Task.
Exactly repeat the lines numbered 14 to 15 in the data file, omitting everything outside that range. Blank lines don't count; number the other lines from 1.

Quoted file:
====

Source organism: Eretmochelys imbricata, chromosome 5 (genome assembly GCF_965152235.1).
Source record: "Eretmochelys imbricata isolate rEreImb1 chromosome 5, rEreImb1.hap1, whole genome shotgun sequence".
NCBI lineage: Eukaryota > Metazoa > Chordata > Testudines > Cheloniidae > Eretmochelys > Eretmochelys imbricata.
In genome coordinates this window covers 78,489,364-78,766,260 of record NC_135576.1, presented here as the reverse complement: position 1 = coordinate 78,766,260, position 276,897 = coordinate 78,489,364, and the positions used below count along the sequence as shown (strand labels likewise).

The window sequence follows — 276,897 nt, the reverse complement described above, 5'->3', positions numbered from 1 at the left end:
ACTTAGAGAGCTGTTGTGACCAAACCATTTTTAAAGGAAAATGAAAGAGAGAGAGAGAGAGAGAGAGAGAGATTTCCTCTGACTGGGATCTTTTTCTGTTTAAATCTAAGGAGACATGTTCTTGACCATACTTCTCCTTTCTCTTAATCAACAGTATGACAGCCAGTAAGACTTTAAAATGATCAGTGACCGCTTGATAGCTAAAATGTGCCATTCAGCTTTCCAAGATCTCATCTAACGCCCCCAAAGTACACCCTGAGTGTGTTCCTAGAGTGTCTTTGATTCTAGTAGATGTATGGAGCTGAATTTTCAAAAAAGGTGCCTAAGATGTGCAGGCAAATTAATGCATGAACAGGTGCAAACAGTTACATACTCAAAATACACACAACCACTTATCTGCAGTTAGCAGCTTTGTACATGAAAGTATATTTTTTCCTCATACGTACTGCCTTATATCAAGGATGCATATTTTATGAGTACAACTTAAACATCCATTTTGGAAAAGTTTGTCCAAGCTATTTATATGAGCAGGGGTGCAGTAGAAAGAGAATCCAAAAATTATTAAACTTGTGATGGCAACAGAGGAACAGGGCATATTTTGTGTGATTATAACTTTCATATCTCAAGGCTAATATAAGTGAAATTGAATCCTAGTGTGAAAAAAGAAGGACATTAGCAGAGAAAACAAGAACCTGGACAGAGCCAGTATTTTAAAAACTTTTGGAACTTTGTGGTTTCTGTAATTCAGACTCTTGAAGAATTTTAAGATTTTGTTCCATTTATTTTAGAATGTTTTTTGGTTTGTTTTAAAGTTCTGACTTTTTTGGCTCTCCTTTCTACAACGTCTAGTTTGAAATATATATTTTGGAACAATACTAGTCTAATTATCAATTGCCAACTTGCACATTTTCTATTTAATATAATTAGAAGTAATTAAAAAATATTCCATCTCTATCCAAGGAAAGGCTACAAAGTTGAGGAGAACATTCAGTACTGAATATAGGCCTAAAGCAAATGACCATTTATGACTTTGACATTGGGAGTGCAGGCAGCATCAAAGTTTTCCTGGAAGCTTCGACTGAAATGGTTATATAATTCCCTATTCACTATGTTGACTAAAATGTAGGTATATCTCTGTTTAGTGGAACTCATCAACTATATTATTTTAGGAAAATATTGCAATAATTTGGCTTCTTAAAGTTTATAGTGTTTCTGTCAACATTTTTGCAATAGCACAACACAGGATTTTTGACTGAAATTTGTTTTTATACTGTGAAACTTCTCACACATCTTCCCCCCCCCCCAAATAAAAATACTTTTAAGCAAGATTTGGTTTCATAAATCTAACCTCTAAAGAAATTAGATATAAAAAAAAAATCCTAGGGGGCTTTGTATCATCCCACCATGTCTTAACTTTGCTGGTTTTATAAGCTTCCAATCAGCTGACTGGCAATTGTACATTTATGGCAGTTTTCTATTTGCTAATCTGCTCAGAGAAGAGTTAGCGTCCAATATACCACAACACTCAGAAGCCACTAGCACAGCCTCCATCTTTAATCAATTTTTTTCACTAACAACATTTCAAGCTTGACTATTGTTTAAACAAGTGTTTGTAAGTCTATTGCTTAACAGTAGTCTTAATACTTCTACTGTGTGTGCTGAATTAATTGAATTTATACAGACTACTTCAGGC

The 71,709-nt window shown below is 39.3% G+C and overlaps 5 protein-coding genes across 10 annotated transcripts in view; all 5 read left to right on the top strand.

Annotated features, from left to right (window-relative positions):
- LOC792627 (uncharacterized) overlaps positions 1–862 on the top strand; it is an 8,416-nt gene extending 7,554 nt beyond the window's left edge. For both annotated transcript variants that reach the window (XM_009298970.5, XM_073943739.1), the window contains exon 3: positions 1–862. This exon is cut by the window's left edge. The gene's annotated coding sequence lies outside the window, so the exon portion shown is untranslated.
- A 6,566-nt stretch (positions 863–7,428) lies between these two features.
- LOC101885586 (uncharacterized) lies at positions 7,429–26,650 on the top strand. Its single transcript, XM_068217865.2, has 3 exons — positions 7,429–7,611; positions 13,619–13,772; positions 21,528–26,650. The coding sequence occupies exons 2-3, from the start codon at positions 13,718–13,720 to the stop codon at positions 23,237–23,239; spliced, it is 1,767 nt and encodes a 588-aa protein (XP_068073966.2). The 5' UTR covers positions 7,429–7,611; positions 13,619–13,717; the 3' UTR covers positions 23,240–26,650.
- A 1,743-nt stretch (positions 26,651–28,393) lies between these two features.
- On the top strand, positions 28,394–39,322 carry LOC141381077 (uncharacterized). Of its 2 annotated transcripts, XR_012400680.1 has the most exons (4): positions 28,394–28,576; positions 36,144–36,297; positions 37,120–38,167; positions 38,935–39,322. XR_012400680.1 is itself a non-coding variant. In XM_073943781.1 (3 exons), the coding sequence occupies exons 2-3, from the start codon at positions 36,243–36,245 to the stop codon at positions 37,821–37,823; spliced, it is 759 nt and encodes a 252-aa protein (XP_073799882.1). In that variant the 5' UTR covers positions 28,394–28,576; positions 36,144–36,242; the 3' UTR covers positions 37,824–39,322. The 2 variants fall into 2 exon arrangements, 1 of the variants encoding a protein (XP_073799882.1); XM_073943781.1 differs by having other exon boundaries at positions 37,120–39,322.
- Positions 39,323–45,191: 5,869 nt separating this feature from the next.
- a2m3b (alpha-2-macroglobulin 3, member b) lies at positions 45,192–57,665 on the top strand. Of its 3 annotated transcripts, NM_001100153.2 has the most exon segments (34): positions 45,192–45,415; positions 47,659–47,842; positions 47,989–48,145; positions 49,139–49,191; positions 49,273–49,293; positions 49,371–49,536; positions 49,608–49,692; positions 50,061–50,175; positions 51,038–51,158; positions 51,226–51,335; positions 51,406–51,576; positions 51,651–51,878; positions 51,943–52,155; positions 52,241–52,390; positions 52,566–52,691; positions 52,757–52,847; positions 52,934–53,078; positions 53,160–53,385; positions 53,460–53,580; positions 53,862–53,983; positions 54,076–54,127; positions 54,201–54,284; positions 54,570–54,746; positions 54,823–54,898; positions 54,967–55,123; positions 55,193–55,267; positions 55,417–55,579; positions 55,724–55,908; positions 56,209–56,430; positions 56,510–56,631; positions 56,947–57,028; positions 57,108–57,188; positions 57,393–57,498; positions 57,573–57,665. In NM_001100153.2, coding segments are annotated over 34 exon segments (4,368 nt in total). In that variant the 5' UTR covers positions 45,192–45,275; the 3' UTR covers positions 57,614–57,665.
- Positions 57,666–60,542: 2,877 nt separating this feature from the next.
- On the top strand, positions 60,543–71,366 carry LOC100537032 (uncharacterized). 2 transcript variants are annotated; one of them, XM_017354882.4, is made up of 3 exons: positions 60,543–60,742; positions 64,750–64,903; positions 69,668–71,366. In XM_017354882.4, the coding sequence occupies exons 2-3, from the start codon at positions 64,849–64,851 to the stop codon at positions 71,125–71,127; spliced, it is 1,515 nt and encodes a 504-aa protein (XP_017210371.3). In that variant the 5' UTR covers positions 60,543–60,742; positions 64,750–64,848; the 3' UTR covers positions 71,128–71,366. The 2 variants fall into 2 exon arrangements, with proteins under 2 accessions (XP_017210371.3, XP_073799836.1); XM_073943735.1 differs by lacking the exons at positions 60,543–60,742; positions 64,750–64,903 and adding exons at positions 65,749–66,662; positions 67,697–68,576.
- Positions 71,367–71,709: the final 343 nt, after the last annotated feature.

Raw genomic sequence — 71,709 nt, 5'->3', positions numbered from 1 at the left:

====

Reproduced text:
- Positions 39,323–45,191: 5,869 nt separating this feature from the next.
- a2m3b (alpha-2-macroglobulin 3, member b) lies at positions 45,192–57,665 on the top strand. Of its 3 annotated transcripts, NM_001100153.2 has the most exon segments (34): positions 45,192–45,415; positions 47,659–47,842; positions 47,989–48,145; positions 49,139–49,191; positions 49,273–49,293; positions 49,371–49,536; positions 49,608–49,692; positions 50,061–50,175; positions 51,038–51,158; positions 51,226–51,335; positions 51,406–51,576; positions 51,651–51,878; positions 51,943–52,155; positions 52,241–52,390; positions 52,566–52,691; positions 52,757–52,847; positions 52,934–53,078; positions 53,160–53,385; positions 53,460–53,580; positions 53,862–53,983; positions 54,076–54,127; positions 54,201–54,284; positions 54,570–54,746; positions 54,823–54,898; positions 54,967–55,123; positions 55,193–55,267; positions 55,417–55,579; positions 55,724–55,908; positions 56,209–56,430; positions 56,510–56,631; positions 56,947–57,028; positions 57,108–57,188; positions 57,393–57,498; positions 57,573–57,665. In NM_001100153.2, coding segments are annotated over 34 exon segments (4,368 nt in total). In that variant the 5' UTR covers positions 45,192–45,275; the 3' UTR covers positions 57,614–57,665.